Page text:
Los Angeles – In the latest appearance of his week-long midterms blitz, Obama slammed Republicans, saying “their whole strategy is amnesia.” Obama was speaking at the biggest political events of the campaign, rallying nearly 37,000 at the University of Southern California in south-central Los Angeles Friday afternoon.
It was the president’s first political visit to the nation’s second largest city in a long 19 months. But he came with a specific mission: to buoy a Democratic congressional campaign threatened by a possible Republican tsunami in November. In short, the Democrats have called in the heavy artillery in what should be a locked-down blue state.
Against U-2 soundtrack and a loud ovation, a jacket-less and emotionally-charged Obama took the stage and rolled out his signature line from the apex of his 2008 campaign: “I’m fired up!”
“We need all of you fired up, we all need you ready to go,” he said, challenging the crowd to “defy the conventional wisdom” that apathy has set in among the young. “You will have the chance to say ‘Yes, we can!” Obama cried, reprising the slogan he rode to victory two years ago.
Denouncing the bleak economic situation he inherited coming into office, Obama tried to reassure crowd that while there still might be tough times ahead, his policies are slowly turning things around. He admitted that his hopes for bipartisan efforts to confront the economic downturn were met with Republican intransigence.
“The Republican leaders in Washington made a different calculation… they looked at the mess they left me and said this a really big mess,” said an impassioned Obama. “So maybe if we just sit on the sidelines and point our finger at Obama you would forget they made the mess in the first place.”
Obama argued, in short, that the coming election is a choice between the past and the future rather than a referendum on his first two years in office.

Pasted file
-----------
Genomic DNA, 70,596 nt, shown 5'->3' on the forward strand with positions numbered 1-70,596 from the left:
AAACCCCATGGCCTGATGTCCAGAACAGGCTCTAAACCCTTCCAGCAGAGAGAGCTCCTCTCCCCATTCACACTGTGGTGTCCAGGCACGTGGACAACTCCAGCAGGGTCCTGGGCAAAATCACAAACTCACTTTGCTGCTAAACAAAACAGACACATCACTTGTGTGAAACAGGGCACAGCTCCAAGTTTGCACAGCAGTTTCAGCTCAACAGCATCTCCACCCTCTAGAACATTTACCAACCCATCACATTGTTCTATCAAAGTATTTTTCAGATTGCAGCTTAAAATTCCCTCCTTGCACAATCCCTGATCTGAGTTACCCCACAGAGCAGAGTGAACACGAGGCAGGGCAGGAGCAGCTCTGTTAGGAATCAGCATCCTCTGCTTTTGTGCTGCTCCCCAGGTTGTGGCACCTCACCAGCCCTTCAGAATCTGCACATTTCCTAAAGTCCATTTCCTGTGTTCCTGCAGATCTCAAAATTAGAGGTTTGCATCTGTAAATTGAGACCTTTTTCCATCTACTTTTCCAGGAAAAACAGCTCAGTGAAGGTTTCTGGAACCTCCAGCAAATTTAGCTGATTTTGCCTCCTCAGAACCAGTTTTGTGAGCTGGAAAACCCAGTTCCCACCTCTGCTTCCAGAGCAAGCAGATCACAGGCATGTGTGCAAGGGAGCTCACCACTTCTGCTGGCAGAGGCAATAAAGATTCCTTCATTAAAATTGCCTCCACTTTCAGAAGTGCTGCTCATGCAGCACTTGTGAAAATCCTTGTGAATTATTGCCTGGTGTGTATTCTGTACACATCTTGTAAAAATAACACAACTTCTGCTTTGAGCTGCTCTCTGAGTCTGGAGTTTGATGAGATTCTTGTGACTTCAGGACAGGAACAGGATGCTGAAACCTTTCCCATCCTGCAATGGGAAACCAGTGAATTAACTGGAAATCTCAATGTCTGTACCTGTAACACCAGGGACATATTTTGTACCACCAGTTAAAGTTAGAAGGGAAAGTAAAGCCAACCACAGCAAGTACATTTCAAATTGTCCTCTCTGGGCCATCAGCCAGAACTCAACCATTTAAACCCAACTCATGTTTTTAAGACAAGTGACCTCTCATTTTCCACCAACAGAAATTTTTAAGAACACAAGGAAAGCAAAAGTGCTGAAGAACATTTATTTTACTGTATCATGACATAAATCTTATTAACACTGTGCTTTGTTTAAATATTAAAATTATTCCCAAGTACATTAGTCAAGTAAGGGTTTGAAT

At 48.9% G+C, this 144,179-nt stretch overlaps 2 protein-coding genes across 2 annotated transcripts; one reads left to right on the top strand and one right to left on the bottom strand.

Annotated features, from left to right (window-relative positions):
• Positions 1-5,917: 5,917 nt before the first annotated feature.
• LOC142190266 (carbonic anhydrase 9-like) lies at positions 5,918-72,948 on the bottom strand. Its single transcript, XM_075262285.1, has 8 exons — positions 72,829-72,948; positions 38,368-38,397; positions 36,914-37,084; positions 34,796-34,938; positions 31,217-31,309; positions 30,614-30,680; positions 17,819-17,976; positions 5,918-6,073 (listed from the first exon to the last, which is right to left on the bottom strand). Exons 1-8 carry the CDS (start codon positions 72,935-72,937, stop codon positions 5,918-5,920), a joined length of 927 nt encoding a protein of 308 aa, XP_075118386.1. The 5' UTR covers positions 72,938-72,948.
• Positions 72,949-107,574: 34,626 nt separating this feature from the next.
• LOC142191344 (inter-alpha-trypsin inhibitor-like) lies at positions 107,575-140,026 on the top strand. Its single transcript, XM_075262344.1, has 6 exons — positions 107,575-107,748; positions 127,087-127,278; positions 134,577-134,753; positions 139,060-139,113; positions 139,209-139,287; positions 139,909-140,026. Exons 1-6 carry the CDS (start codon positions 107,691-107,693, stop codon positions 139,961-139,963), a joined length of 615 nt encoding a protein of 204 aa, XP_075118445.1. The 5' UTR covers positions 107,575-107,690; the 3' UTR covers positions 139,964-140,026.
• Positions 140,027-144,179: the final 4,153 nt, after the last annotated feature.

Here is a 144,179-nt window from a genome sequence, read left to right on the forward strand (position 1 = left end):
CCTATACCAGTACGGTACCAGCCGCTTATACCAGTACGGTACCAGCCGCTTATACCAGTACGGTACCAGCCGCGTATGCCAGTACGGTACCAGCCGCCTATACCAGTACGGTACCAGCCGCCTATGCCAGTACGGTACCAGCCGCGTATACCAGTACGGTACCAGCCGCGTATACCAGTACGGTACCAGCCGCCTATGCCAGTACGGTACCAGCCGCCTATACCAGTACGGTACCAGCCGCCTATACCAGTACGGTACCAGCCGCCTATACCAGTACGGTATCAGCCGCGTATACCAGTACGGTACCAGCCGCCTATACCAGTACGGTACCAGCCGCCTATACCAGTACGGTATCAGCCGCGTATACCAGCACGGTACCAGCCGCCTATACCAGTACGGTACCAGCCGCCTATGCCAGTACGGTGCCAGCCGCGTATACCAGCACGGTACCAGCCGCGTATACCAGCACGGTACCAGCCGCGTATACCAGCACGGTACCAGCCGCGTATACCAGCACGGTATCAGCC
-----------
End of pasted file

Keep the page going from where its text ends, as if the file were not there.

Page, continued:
There was also a smattering of celebrities on the dais, including an exuberant Jamie Foxx who led the crowd in a chant of “Vote! Democrat!”
Obama supporters and Democratic activists waited for hours and withstood long lines under tight security to attend the USC rally. Even credentialed media had to wait for more than 90 minutes to get into the site, given the crush of the crowd.
As Bruce Springsteen’s “Born In The U.S.A” blared on the speakers, Aubrey Relf, a 32-year-old doctoral student at USC, told the media she was heartened by the buzz of the event. "People came here at 5 o’clock in the morning," she said.
It wasn’t just USC students who attended the rally, but also delegations and groups from local churches and schools. There was also a strong turn-out of African-Americans, a key Democratic constituency.
Students and youth are obviously targeted constituencies but so are Latinos. No accident, then, that the rally itself was kicked off by Los Angeles Mayor Antonio Villaraigosa, who took the podium and praised the diversity of the City of Angeles. “This is the city who doesn’t care who your Daddy is,” he said. “Or in the light of the recent court ruling, if you have two Daddies.” That last reference was to the recent judicial flip-flopping over enforcement of the Don’t Ask Don’t Tell military policy – a policy which the Obama administration has vowed to repeal on his watch but whose Justice Department is nonetheless defending.